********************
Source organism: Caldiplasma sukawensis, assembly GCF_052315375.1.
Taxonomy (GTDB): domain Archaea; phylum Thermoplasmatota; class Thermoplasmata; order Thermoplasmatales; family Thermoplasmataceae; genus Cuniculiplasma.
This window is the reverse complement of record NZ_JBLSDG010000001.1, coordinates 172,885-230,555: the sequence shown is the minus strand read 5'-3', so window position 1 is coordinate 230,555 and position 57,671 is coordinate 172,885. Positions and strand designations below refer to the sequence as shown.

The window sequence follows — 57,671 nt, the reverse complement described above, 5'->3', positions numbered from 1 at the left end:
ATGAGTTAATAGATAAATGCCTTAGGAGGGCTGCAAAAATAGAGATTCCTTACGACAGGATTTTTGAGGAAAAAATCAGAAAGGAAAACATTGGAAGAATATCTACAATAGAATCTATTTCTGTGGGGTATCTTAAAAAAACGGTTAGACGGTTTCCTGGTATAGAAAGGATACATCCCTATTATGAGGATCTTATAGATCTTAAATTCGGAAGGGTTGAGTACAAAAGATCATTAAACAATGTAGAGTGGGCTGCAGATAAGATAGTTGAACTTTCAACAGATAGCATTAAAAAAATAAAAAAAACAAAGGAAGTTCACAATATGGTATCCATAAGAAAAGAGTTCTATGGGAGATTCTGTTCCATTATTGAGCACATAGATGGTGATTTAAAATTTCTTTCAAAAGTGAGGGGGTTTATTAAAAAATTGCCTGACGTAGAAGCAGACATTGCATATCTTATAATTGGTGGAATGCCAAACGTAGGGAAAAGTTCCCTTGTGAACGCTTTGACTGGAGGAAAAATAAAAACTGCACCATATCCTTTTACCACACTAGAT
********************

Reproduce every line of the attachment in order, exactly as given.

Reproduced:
Source organism: Caldiplasma sukawensis, assembly GCF_052315375.1.
Taxonomy (GTDB): domain Archaea; phylum Thermoplasmatota; class Thermoplasmata; order Thermoplasmatales; family Thermoplasmataceae; genus Cuniculiplasma.
This window is the reverse complement of record NZ_JBLSDG010000001.1, coordinates 172,885-230,555: the sequence shown is the minus strand read 5'-3', so window position 1 is coordinate 230,555 and position 57,671 is coordinate 172,885. Positions and strand designations below refer to the sequence as shown.

The window sequence follows — 57,671 nt, the reverse complement described above, 5'->3', positions numbered from 1 at the left end:
ATGAGTTAATAGATAAATGCCTTAGGAGGGCTGCAAAAATAGAGATTCCTTACGACAGGATTTTTGAGGAAAAAATCAGAAAGGAAAACATTGGAAGAATATCTACAATAGAATCTATTTCTGTGGGGTATCTTAAAAAAACGGTTAGACGGTTTCCTGGTATAGAAAGGATACATCCCTATTATGAGGATCTTATAGATCTTAAATTCGGAAGGGTTGAGTACAAAAGATCATTAAACAATGTAGAGTGGGCTGCAGATAAGATAGTTGAACTTTCAACAGATAGCATTAAAAAAATAAAAAAAACAAAGGAAGTTCACAATATGGTATCCATAAGAAAAGAGTTCTATGGGAGATTCTGTTCCATTATTGAGCACATAGATGGTGATTTAAAATTTCTTTCAAAAGTGAGGGGGTTTATTAAAAAATTGCCTGACGTAGAAGCAGACATTGCATATCTTATAATTGGTGGAATGCCAAACGTAGGGAAAAGTTCCCTTGTGAACGCTTTGACTGGAGGAAAAATAAAAACTGCACCATATCCTTTTACCACACTAGAT